The Hellfire Club

(Critical Survey of Contemporary Fiction)

Peter Straub published his first book, of poetry, ISHMAEL, in 1972. Straub was determined to become a writer, but he was unsure on what course to follow. After publishing another collection of poetry in 1972, Straub decided to try his hand at writing fiction. His first attempts at fiction were not commercially successful. It was not until 1979 with the publication of GHOST STORY that Straub joined the ranks of best-selling authors. With GHOST STORY, he had proven that he could write tension-packed popular horror thrillers with the best of them. Since then, each new Straub novel has been eagerly awaited by an ever-growing loyal readership. Some of his most noteworthy novels include FLOATING DRAGON (1983), THE TALISMAN (1984, with Stephen King), KOKO (1988), MYSTERY (1990), and THE THROAT (1993). Since KOKO, Straub has moved away from writing strictly supernatural horror novels and has concentrated more on writing intricate suspense thrillers.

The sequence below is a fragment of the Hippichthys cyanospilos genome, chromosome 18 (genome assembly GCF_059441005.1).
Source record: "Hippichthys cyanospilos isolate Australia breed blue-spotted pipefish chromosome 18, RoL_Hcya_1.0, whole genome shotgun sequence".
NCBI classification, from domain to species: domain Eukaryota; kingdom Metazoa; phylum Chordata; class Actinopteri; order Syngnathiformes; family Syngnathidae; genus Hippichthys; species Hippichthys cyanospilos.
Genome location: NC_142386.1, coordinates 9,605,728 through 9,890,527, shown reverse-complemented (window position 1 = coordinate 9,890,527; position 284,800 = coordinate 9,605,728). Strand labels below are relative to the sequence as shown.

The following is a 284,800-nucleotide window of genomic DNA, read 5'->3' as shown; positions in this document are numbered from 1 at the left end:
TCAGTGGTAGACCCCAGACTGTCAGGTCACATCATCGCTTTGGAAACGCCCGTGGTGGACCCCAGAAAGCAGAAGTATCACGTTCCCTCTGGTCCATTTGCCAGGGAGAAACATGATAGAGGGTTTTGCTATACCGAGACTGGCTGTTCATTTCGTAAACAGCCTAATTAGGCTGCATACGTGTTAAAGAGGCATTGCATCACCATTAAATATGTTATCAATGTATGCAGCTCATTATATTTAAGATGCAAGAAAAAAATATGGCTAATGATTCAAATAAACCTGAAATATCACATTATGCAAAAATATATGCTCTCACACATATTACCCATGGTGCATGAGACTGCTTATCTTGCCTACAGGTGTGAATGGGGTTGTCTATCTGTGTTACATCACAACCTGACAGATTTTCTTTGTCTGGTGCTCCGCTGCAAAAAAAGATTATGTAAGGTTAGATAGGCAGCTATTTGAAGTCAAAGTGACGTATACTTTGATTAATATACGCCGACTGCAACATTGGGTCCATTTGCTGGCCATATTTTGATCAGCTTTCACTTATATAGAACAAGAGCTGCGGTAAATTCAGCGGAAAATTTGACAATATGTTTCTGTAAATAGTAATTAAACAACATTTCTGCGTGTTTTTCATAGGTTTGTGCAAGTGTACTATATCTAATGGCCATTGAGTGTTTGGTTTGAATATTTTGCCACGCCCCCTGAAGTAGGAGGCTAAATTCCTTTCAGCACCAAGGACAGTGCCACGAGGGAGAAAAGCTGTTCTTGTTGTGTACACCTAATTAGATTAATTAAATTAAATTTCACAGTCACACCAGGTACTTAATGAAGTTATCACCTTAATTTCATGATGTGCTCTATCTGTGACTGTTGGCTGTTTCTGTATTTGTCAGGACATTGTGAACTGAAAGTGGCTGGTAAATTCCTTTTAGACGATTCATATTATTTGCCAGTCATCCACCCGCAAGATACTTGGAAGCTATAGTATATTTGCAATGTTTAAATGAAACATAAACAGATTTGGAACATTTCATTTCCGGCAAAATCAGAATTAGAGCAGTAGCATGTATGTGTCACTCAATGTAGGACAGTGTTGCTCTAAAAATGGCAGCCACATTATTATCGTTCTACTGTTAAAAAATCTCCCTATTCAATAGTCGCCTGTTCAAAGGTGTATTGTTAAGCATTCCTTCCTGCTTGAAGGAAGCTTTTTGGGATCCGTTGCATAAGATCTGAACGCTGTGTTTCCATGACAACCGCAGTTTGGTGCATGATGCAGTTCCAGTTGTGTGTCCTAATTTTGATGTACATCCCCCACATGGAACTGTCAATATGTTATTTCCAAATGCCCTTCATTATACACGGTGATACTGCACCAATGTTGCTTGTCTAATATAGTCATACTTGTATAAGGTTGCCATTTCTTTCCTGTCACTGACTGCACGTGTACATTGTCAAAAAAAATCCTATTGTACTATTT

THE HELLFIRE CLUB continues Straub’s development as a more multifaceted suspense novelist. At the center of the novel is Nora Chancel and her struggle to survive against all odds. Living in Connecticut with her husband, Davey, Nora Chancel would be thought to have the ideal life. Unfortunately, troubling memories of when she was a combat nurse in Vietnam and difficulties with her marriage have unsettled Nora. In addition, there have been four women recently murdered, which has only added tension to the situation. While her publisher husband is obsessed with his most popular author, Hugo Driver, and Driver’s novel NIGHT JOURNEY, Nora becomes the prime suspect in the disappearance of another woman. This woman had had an affair with Davey and the police are frustrated with the lack of hard evidence that they have discovered so far. The real serial killer, Dick Dart, boldly kidnaps Nora at the police station. Dart turns out to be a very stylish, yet brutal, abductor. Nora is forced to muster all of her survival skills in order that she not become Dart’s next victim. While the plot twists, on occasion, hinder the pace of THE HELLFIRE CLUB, for the most part the novel is a first-rate thriller and will certainly add to Straub’s reputation.